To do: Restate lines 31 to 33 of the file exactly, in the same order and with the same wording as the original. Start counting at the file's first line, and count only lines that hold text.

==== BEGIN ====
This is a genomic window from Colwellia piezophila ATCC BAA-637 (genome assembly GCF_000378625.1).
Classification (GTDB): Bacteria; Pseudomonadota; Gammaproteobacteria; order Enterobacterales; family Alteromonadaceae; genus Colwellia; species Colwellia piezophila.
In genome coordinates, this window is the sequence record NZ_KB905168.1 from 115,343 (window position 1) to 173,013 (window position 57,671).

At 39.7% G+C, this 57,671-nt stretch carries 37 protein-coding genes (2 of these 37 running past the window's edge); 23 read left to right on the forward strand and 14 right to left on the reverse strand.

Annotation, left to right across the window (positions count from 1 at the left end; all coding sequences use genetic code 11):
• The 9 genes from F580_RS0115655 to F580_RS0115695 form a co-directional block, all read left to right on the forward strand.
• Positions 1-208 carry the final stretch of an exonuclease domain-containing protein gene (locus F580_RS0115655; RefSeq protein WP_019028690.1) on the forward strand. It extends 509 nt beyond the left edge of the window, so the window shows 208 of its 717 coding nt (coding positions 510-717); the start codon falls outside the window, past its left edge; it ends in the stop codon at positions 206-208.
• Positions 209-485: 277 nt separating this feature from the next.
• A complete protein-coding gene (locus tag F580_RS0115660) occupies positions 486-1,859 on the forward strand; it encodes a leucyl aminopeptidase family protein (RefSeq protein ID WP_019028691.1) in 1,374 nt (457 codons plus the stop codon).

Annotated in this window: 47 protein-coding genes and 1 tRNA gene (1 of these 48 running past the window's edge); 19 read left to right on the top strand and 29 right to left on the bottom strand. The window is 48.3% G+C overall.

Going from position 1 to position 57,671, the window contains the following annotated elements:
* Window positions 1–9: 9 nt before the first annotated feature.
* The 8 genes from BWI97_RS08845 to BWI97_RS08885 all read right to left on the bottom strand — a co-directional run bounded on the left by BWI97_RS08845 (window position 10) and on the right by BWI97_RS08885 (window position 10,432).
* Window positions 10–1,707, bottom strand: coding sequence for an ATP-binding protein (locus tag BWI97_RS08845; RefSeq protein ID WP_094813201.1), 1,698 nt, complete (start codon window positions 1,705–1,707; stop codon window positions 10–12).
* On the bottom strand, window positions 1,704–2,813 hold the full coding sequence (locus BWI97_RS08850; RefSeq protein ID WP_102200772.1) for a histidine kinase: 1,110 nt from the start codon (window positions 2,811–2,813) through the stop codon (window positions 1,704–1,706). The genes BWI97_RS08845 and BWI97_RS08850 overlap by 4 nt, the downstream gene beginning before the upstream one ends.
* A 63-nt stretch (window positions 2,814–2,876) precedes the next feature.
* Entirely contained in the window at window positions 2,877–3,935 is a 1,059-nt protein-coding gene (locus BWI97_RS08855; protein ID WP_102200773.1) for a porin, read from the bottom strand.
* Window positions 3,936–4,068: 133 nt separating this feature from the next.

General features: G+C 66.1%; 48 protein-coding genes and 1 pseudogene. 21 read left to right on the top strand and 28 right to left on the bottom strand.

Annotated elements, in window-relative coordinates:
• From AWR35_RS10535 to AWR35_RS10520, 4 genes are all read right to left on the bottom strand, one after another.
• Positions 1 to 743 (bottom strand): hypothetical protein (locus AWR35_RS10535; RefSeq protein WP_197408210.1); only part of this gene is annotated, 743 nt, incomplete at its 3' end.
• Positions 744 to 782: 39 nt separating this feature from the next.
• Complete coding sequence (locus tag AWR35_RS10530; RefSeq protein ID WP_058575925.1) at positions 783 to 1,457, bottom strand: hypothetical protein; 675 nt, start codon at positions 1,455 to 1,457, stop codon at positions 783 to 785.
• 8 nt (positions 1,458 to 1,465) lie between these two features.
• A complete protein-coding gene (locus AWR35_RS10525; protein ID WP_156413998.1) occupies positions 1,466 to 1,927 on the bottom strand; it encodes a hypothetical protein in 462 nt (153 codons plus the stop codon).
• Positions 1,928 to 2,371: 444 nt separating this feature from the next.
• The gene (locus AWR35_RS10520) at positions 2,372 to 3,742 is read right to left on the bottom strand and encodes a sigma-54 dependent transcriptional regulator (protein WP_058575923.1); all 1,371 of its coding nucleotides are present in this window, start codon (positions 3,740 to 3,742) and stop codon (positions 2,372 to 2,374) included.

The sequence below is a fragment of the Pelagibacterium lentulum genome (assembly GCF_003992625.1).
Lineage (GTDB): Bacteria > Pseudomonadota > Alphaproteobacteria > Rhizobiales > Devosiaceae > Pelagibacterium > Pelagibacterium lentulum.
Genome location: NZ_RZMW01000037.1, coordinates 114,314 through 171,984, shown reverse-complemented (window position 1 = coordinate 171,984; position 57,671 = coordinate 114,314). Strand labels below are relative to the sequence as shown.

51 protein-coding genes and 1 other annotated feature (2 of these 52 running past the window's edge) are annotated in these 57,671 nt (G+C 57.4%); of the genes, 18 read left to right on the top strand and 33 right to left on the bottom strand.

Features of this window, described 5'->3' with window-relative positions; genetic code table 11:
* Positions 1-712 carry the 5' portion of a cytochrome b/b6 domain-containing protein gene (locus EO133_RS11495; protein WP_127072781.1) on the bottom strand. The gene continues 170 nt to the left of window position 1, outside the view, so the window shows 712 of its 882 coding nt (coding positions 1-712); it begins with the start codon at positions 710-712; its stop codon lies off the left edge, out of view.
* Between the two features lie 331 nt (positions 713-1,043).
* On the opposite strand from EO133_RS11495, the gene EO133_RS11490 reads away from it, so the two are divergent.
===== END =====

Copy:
Genome location: NZ_RZMW01000037.1, coordinates 114,314 through 171,984, shown reverse-complemented (window position 1 = coordinate 171,984; position 57,671 = coordinate 114,314). Strand labels below are relative to the sequence as shown.

51 protein-coding genes and 1 other annotated feature (2 of these 52 running past the window's edge) are annotated in these 57,671 nt (G+C 57.4%); of the genes, 18 read left to right on the top strand and 33 right to left on the bottom strand.

Features of this window, described 5'->3' with window-relative positions; genetic code table 11: